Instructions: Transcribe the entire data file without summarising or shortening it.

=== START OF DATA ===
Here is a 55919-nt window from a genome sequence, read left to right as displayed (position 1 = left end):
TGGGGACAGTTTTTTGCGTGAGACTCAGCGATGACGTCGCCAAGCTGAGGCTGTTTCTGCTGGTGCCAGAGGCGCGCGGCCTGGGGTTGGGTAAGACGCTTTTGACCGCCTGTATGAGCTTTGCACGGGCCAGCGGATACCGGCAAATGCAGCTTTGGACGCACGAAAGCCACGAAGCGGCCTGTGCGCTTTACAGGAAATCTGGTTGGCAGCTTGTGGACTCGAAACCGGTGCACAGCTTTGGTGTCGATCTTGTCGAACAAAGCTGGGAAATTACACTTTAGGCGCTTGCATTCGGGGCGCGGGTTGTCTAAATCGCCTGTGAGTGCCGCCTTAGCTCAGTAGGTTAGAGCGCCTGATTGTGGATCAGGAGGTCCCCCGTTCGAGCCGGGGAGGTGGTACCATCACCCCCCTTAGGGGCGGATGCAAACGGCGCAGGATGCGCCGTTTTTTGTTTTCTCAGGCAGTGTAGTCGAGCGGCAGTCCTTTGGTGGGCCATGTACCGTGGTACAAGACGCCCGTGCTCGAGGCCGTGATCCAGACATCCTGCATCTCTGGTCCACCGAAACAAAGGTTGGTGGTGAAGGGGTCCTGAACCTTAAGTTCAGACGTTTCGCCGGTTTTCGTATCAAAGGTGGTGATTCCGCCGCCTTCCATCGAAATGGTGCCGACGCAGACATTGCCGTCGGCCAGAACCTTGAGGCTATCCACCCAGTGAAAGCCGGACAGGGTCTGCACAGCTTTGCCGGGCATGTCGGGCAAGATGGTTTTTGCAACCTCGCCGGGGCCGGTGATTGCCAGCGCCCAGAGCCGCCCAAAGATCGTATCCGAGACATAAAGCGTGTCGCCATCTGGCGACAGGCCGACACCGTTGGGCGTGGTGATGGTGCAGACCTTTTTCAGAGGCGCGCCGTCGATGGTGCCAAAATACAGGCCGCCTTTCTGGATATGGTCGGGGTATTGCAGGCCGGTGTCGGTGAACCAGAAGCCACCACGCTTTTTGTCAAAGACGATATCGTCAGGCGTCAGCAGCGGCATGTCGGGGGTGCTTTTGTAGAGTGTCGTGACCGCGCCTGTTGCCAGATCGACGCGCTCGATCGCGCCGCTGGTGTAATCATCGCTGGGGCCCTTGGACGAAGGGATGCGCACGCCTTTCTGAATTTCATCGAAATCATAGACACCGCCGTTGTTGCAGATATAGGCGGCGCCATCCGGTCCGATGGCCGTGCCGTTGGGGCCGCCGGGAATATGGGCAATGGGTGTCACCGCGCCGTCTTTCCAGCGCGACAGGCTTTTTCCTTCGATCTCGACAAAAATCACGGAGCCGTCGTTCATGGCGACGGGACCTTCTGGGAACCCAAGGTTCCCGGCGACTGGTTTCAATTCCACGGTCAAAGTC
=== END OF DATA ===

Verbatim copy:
Here is a 55919-nt window from a genome sequence, read left to right as displayed (position 1 = left end):
TGGGGACAGTTTTTTGCGTGAGACTCAGCGATGACGTCGCCAAGCTGAGGCTGTTTCTGCTGGTGCCAGAGGCGCGCGGCCTGGGGTTGGGTAAGACGCTTTTGACCGCCTGTATGAGCTTTGCACGGGCCAGCGGATACCGGCAAATGCAGCTTTGGACGCACGAAAGCCACGAAGCGGCCTGTGCGCTTTACAGGAAATCTGGTTGGCAGCTTGTGGACTCGAAACCGGTGCACAGCTTTGGTGTCGATCTTGTCGAACAAAGCTGGGAAATTACACTTTAGGCGCTTGCATTCGGGGCGCGGGTTGTCTAAATCGCCTGTGAGTGCCGCCTTAGCTCAGTAGGTTAGAGCGCCTGATTGTGGATCAGGAGGTCCCCCGTTCGAGCCGGGGAGGTGGTACCATCACCCCCCTTAGGGGCGGATGCAAACGGCGCAGGATGCGCCGTTTTTTGTTTTCTCAGGCAGTGTAGTCGAGCGGCAGTCCTTTGGTGGGCCATGTACCGTGGTACAAGACGCCCGTGCTCGAGGCCGTGATCCAGACATCCTGCATCTCTGGTCCACCGAAACAAAGGTTGGTGGTGAAGGGGTCCTGAACCTTAAGTTCAGACGTTTCGCCGGTTTTCGTATCAAAGGTGGTGATTCCGCCGCCTTCCATCGAAATGGTGCCGACGCAGACATTGCCGTCGGCCAGAACCTTGAGGCTATCCACCCAGTGAAAGCCGGACAGGGTCTGCACAGCTTTGCCGGGCATGTCGGGCAAGATGGTTTTTGCAACCTCGCCGGGGCCGGTGATTGCCAGCGCCCAGAGCCGCCCAAAGATCGTATCCGAGACATAAAGCGTGTCGCCATCTGGCGACAGGCCGACACCGTTGGGCGTGGTGATGGTGCAGACCTTTTTCAGAGGCGCGCCGTCGATGGTGCCAAAATACAGGCCGCCTTTCTGGATATGGTCGGGGTATTGCAGGCCGGTGTCGGTGAACCAGAAGCCACCACGCTTTTTGTCAAAGACGATATCGTCAGGCGTCAGCAGCGGCATGTCGGGGGTGCTTTTGTAGAGTGTCGTGACCGCGCCTGTTGCCAGATCGACGCGCTCGATCGCGCCGCTGGTGTAATCATCGCTGGGGCCCTTGGACGAAGGGATGCGCACGCCTTTCTGAATTTCATCGAAATCATAGACACCGCCGTTGTTGCAGATATAGGCGGCGCCATCCGGTCCGATGGCCGTGCCGTTGGGGCCGCCGGGAATATGGGCAATGGGTGTCACCGCGCCGTCTTTCCAGCGCGACAGGCTTTTTCCTTCGATCTCGACAAAAATCACGGAGCCGTCGTTCATGGCGACGGGACCTTCTGGGAACCCAAGGTTCCCGGCGACTGGTTTCAATTCCACGGTCAAAGTC